JpGU-AGU Joint Meeting 2017

Presentation information

[EJ] Oral

S (Solid Earth Sciences) » S-CG Complex & General

[S-CG71] [EJ] Ocean Floor Geoscience

Thu. May 25, 2017 1:45 PM - 3:15 PM 201A (International Conference Hall 2F)

convener:Kyoko Okino(Atmosphere and Ocean Research Institute, The University of Tokyo), Chairperson:Fumiaki Tomita(Graduate School of Science and Faculty of Science, Tohoku University), Chairperson:Keiichi Tadokoro(Research Center for Seismology, Volcanology and Earthquake and Volcano Research Center, Nagoya University)

2:00 PM - 2:15 PM

[SCG71-20] Rifting structure in the northern and middle Okinawa Trough deduced from seismic reflection and refraction data

*Azusa Nishizawa1, Kentaro Kaneda1, Mitsuhiro Oikawa1, Daishi Horiuchi1, Yukari Fujioka1, Chiaki Okada1 (1.Hydrographic and Oceanographic Department, Japan Coast Guard)

Keywords:Okinawa Trough, rifting, marine seismics

The Okinawa Trough is an active backarc basin as the Ryukyu (Nansei-Shoto) arc-trench system, to southwest of Kyusyu, Japan. The length and width of the trough are around 1,000 km and 100-200 km, respectively, and its rifting stage varies from north to south. Previous seismic surveys demonstrated that the crust beneath the trough has continental characteristics and the Moho depth shallows southward from about 25 km at the north to around 15 km at the south. However, the number of the seismic explorations in the Okinawa Trough was not so many to obtain detailed rifting structure considering the large dimension of the trough. We, Japan Coast Guard, have conducted extensive seismic reflection and refraction surveys in the Nansei-Shoto region since 2008 and we compiled the seismic structure in the northern and middle Okinawa Trough. We will show the results from seven seismic lines in this presentation: we carried out two lines along the trough strike and five lines perpendicular to the trough. The two of the five across-trough lines are positioned to the north of the Tokara Gap, the distinctive topographic depression between the north and middle trough. The other three lines are designed in the middle trough from the Tokara Gap to the Kerama Gap. These across-trough seismic lines intersect the along-trough lines at around the center of the trough.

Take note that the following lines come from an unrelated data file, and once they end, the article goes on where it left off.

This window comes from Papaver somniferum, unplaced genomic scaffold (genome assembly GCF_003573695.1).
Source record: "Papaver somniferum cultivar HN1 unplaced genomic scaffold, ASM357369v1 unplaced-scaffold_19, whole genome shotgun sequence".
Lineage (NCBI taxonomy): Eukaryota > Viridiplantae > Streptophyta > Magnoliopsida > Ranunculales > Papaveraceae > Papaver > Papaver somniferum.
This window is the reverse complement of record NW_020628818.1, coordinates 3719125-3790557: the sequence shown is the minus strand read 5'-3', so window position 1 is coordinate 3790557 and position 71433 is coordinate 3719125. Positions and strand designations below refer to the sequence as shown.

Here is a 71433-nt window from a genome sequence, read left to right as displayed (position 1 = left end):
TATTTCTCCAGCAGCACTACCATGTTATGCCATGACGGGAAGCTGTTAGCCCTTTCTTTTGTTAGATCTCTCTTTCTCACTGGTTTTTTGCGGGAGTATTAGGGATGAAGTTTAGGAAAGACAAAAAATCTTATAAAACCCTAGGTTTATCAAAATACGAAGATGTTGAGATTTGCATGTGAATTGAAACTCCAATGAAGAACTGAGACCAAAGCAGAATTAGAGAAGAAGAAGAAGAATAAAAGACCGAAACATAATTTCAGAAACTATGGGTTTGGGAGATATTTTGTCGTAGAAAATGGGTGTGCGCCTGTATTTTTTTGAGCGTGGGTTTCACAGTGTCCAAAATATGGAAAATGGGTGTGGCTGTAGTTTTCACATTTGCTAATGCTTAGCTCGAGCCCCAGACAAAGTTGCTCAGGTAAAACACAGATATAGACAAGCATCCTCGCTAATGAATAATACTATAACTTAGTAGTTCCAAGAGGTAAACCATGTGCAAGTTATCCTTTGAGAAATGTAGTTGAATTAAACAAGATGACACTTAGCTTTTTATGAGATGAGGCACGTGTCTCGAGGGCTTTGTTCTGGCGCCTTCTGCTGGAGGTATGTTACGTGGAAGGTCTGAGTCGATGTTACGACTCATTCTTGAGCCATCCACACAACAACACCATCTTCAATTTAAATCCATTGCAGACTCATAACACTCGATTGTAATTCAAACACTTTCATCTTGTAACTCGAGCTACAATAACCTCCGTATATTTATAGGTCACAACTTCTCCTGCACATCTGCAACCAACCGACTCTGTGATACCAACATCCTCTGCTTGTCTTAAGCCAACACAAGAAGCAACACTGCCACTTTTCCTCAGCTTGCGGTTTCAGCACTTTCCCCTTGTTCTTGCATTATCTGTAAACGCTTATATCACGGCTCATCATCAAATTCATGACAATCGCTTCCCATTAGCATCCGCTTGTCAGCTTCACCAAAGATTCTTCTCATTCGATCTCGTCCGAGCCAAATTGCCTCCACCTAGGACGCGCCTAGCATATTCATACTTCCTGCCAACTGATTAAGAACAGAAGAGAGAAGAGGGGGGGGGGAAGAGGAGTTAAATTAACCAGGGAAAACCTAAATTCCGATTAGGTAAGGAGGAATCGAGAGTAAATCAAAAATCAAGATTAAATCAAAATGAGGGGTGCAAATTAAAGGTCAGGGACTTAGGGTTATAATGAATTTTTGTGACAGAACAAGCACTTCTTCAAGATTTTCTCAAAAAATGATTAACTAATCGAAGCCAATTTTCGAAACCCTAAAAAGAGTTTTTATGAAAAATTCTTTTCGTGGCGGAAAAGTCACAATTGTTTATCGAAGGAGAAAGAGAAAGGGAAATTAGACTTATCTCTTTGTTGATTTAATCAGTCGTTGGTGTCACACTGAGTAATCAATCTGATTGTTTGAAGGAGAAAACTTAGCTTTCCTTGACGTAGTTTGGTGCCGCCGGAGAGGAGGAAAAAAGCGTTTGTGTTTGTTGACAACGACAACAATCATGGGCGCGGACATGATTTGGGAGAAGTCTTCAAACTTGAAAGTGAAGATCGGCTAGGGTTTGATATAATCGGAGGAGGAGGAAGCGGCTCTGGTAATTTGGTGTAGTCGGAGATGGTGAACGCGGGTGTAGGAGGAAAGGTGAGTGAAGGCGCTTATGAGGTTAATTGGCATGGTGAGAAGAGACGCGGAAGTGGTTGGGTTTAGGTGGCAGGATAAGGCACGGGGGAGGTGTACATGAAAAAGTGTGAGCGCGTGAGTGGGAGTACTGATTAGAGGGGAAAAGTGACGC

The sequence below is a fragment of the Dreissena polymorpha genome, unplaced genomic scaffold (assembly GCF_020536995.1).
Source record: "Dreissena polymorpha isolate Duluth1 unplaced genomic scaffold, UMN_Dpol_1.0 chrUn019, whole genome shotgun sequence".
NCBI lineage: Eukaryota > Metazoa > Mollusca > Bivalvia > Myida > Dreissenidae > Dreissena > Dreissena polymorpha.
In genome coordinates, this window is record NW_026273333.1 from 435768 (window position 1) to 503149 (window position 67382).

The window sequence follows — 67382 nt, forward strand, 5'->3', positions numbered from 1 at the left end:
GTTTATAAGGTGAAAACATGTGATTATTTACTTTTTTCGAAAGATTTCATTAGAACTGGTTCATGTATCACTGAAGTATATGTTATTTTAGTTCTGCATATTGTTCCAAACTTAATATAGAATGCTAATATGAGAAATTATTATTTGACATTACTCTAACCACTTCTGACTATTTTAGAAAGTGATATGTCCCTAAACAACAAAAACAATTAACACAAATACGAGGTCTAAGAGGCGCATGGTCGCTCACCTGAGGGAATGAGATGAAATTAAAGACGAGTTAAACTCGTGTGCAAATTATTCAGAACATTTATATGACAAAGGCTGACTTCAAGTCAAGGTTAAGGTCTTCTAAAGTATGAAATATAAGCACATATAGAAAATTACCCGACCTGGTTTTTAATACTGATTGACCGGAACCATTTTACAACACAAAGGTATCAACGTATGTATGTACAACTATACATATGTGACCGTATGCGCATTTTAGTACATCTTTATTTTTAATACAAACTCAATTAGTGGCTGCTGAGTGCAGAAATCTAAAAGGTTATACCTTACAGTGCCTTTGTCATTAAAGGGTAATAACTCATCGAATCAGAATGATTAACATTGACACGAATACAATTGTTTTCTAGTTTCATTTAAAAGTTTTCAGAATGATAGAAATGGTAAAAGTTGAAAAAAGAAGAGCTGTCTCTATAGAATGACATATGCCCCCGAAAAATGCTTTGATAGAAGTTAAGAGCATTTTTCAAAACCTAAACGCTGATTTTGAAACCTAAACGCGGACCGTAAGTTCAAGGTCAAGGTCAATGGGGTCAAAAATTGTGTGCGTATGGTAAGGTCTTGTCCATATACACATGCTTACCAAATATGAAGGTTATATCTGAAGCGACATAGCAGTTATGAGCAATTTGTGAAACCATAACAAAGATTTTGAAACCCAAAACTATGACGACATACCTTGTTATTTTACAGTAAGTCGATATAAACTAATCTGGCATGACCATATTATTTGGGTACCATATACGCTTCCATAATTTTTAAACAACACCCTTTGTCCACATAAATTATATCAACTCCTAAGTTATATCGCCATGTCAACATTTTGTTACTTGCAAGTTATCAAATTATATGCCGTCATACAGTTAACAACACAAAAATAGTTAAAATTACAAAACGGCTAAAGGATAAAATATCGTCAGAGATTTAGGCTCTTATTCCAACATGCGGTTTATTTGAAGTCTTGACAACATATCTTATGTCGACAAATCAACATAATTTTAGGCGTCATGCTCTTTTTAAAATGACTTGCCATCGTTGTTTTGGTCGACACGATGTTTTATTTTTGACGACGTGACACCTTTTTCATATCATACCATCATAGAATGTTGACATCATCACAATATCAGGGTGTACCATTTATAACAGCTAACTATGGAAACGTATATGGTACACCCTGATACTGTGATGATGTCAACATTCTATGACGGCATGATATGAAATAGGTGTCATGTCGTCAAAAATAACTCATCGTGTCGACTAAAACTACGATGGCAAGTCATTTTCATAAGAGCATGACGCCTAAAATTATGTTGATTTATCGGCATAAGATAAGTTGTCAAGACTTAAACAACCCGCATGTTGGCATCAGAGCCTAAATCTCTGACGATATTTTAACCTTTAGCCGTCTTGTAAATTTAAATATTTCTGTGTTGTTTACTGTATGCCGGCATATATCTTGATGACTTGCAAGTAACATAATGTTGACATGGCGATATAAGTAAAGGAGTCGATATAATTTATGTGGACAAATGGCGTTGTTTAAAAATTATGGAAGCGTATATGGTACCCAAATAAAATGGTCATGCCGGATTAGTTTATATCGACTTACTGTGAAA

The seafloor topography and multi-channel seismic (MCS) reflection records largely vary in the direction of the across-trough, in spite of a common feature that many normal faults were observed beneath all the MCS lines in the Okinawa Trough. The western part of the trough shows a flat topography and the several intrusions recorded in the MCS profiles do not reach to the seafloor. In contrast, the seafloor in the eastern part of the trough is characterized by many small-scale lineament structures. The strike of most of the lineaments is almost parallel to the volcanic front especially in the northern trough. The MCS records reveal many volcanic intrusions penetrate the seafloor.
The P-wave velocity models beneath the northern and middle Okinawa Trough generally show an extended arc crust of the Ryukyu Islands which consists of upper, middle, and lower crusts. We estimated crustal thicknesses below the trough mainly from Moho reflection (PmP) travel times. The along-trough seismic line in the middle trough demonstrates that the crustal thickness becomes thinner from north to south due to the decrease in thickness of the lower crust. However, such systematic decrease is not observed in the northern trough because of very inhomogeneous distribution of the middle and lower crusts along the seismic line. The across-trough seismic lines show that the crust below the trough is significantly thinner than the crusts beneath the Ryukyu Islands and the continental shelf of the East China Sea. The position of the shallowest Moho along the line is not necessary corresponding to the areas with the deepest water depth.